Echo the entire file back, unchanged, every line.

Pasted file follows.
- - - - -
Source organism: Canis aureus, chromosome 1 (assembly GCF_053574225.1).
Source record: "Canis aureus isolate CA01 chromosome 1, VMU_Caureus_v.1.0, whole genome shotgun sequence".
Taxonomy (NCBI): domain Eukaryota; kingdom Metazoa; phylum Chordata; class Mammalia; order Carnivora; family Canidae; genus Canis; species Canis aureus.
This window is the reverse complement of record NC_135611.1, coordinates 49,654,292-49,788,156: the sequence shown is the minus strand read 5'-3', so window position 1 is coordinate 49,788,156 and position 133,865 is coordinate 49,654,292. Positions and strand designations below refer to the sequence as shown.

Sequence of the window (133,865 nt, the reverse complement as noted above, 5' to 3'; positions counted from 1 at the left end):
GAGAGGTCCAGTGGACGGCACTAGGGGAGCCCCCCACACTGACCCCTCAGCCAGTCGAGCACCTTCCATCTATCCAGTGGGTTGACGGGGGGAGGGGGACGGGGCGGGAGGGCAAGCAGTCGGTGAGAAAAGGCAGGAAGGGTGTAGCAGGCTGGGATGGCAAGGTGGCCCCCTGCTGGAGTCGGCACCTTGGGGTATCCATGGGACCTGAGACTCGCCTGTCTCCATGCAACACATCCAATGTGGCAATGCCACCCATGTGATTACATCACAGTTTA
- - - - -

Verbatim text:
Source organism: Canis aureus, chromosome 1 (assembly GCF_053574225.1).
Source record: "Canis aureus isolate CA01 chromosome 1, VMU_Caureus_v.1.0, whole genome shotgun sequence".
Taxonomy (NCBI): domain Eukaryota; kingdom Metazoa; phylum Chordata; class Mammalia; order Carnivora; family Canidae; genus Canis; species Canis aureus.
This window is the reverse complement of record NC_135611.1, coordinates 49,654,292-49,788,156: the sequence shown is the minus strand read 5'-3', so window position 1 is coordinate 49,788,156 and position 133,865 is coordinate 49,654,292. Positions and strand designations below refer to the sequence as shown.

Sequence of the window (133,865 nt, the reverse complement as noted above, 5' to 3'; positions counted from 1 at the left end):
GAGAGGTCCAGTGGACGGCACTAGGGGAGCCCCCCACACTGACCCCTCAGCCAGTCGAGCACCTTCCATCTATCCAGTGGGTTGACGGGGGGAGGGGGACGGGGCGGGAGGGCAAGCAGTCGGTGAGAAAAGGCAGGAAGGGTGTAGCAGGCTGGGATGGCAAGGTGGCCCCCTGCTGGAGTCGGCACCTTGGGGTATCCATGGGACCTGAGACTCGCCTGTCTCCATGCAACACATCCAATGTGGCAATGCCACCCATGTGATTACATCACAGTTTA